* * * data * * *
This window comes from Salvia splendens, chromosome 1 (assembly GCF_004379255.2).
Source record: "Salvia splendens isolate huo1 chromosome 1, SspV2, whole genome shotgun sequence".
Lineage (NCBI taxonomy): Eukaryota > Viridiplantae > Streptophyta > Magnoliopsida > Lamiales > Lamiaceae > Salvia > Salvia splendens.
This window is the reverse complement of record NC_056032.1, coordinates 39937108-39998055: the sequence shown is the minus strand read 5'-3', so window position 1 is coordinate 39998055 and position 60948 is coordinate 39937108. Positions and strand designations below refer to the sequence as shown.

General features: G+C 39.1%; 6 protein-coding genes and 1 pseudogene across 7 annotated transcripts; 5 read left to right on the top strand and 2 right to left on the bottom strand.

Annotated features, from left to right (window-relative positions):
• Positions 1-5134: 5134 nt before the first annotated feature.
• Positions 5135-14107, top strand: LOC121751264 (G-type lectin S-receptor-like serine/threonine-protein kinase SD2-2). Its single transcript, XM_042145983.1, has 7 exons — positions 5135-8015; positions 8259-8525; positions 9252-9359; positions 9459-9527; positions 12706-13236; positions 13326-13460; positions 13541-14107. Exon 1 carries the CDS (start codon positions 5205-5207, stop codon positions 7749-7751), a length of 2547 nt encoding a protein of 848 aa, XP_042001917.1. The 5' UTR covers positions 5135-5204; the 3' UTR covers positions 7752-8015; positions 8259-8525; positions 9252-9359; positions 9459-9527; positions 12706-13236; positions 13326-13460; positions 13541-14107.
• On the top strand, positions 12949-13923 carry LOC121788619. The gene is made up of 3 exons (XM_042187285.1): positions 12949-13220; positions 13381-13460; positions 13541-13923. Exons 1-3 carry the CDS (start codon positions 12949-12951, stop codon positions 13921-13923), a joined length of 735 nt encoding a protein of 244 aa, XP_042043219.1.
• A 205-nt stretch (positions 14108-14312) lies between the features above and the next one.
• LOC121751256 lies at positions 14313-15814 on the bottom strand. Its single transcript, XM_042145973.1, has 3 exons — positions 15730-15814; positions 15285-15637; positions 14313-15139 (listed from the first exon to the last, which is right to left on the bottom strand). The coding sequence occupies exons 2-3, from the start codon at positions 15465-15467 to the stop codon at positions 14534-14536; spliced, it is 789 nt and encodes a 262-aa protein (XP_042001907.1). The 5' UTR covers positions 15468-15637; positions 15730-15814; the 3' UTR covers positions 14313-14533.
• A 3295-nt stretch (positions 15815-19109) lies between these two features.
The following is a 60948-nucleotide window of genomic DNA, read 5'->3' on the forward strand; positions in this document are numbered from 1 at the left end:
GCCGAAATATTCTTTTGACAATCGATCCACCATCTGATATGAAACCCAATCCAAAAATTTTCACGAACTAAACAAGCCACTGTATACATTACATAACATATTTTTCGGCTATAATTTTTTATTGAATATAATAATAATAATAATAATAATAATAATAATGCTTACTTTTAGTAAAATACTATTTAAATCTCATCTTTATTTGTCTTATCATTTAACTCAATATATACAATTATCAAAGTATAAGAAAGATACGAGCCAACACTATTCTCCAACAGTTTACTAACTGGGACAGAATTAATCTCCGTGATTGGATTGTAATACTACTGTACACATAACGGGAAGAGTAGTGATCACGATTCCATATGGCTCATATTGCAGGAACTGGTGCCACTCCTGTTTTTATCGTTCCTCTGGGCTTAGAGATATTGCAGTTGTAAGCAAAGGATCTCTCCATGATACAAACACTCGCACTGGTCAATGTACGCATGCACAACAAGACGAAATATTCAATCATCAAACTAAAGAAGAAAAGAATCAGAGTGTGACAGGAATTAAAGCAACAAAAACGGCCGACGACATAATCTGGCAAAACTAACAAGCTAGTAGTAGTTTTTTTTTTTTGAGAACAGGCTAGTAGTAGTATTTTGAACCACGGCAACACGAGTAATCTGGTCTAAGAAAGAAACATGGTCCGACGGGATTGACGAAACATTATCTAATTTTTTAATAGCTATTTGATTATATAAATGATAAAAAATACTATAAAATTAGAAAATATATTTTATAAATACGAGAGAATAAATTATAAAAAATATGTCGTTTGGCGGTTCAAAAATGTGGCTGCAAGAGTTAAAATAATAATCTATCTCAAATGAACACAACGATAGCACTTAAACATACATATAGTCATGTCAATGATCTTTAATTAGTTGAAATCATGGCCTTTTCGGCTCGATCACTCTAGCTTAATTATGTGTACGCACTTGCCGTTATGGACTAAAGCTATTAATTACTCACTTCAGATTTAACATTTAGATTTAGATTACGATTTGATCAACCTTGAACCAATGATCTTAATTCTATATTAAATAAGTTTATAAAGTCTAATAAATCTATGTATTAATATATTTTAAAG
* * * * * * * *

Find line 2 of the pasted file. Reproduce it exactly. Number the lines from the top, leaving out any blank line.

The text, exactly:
Source record: "Salvia splendens isolate huo1 chromosome 1, SspV2, whole genome shotgun sequence".